Sha Money XL has been credited as an architect of G-Unit in its nascent stages. The Vice President of A&R at Def Jam, Sha Money was an essential part of G-Unit’s rise to the top, an era he recalled in a recent interview with XXLMag.com.
“[50 Cent] did freestyles for every DJ. That was our whole model; we’re going to be on everybody’s mixtape,” said Sha Money, referring to 50 Cent’s much-heralded revolutionizing of the mixtape game. “And those mixtapes had one artist on all their songs as a tradition at that time, which is what we changed. 50 and I collected all the freestyles that were individually given to Doo Wop, Cut Master C, Clue, Envy, Enuff, Flex, and Kay Slay. Look at all of them; they’re all different freestyles for each one of those DJs I just said to you. Collectively they played mad different niggas shit.”
Sha Money explained how G-Unit employed visuals in their rise to fame as well. “I had met this dude Don Morris. He works for The Source right now; he was the Creative Director for XXL at the time. I met him at the photo shoot, had his number, and homie hooked it up. We did another photo shoot we paid for, and he did the whole layout with me in his apartment in Manhattan. The whole shit with the stars around it, the picture of 50 with the custom-made wife beater, Yayo and them with the Air Forces—the whole coordination. 50 took his time to think about it. The artwork with the red, white, and blue, that whole shit was conceptualized, thought out, planned to perfection.”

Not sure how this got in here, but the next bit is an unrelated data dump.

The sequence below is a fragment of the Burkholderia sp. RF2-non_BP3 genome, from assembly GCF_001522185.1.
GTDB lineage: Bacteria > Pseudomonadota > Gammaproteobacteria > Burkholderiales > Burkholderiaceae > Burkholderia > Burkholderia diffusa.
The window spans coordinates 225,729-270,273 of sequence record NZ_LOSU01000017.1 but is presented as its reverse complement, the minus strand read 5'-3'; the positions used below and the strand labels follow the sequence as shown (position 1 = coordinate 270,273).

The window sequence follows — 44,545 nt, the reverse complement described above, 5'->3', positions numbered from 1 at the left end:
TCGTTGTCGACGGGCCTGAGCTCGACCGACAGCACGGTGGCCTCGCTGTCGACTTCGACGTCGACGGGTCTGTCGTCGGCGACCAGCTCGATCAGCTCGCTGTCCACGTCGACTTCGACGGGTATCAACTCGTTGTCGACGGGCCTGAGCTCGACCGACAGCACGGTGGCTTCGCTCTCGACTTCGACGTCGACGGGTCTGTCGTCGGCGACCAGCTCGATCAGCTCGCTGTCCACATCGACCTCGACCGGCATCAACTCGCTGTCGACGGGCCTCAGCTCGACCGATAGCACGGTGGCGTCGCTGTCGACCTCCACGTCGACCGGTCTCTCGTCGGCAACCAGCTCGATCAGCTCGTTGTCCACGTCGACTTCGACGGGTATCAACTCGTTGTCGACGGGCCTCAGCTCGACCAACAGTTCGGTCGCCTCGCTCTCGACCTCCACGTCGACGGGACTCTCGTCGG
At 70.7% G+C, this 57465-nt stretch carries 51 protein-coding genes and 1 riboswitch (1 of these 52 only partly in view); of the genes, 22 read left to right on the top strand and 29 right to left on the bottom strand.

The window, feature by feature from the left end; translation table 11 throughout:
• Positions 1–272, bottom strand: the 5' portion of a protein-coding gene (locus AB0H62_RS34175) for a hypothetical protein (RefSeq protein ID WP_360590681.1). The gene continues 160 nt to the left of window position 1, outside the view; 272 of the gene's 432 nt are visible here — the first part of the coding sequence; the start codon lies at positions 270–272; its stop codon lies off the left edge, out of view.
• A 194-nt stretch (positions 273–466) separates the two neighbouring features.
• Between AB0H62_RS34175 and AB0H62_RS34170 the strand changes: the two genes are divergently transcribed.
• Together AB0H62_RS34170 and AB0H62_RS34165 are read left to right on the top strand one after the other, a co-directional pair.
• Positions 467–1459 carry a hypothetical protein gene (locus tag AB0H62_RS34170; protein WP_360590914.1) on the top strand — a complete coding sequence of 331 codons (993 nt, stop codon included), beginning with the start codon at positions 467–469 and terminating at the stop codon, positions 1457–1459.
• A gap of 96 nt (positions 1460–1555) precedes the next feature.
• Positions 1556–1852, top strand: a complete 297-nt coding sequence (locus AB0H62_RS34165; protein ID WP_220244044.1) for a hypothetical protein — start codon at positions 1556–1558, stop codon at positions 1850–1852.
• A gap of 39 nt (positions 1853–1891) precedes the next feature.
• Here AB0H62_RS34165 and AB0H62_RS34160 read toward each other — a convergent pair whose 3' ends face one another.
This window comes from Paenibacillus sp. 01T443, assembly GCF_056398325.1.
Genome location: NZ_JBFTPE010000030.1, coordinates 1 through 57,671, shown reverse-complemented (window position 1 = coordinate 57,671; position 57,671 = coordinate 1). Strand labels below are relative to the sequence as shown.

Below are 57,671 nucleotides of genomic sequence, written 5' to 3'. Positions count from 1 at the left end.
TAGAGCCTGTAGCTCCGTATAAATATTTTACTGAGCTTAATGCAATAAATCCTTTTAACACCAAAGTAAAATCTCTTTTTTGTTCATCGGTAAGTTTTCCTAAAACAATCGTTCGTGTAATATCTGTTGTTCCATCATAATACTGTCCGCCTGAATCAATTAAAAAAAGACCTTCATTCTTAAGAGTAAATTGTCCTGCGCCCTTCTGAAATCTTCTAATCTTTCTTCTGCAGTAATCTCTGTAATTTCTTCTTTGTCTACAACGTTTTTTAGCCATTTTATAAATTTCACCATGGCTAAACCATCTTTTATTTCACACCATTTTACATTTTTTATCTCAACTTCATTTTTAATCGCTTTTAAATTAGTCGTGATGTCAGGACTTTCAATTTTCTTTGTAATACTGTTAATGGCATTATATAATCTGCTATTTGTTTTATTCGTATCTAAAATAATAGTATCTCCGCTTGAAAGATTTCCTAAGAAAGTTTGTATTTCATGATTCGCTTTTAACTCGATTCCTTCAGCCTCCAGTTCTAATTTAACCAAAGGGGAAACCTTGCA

Sha Money XL continued, recalling how green the original G-Unit trio – 50 Cent, Tony Yayo, and Lloyd Banks – were when it came to the recording process. “Yayo—it’s funny because I remember the first time he hit the booth and I heard him rap, I’m like ‘Why he sound so fucking—he sound crazy!’ So I went in the booth, and then I see him rapping on the other side where the microphone and the mesh are. He was rapping from the other side! I was like, ‘Nah, bro you got to stand right here.’ He didn’t even hit the booth up. So I was like, ‘Damn, these niggas is fresh like that.'”
“The mic was in their hand at the DJ’s crib, they did it like that. This was their first time them being in the studio recording vocals. Banks and them used to go to this other studio too, but it wasn’t like what I was doing.”
Finally, Sha Money recalled the legwork required to get 50 Cent Is The Future out into the streets. “The first dropping of that mixtape, the first time it touched land, I physically duplicated all those CDs in my man’s basement. That’s when I was sleeping there. Took it to Canal Street, Brooklyn—in my trunk. Canal Street, Brooklyn, the Bronx, Manhattan, and all those boroughs. And once it leaked, once it hit the streets, you know the duplication was like blue magic. That was me dropping it off, that was me personally.”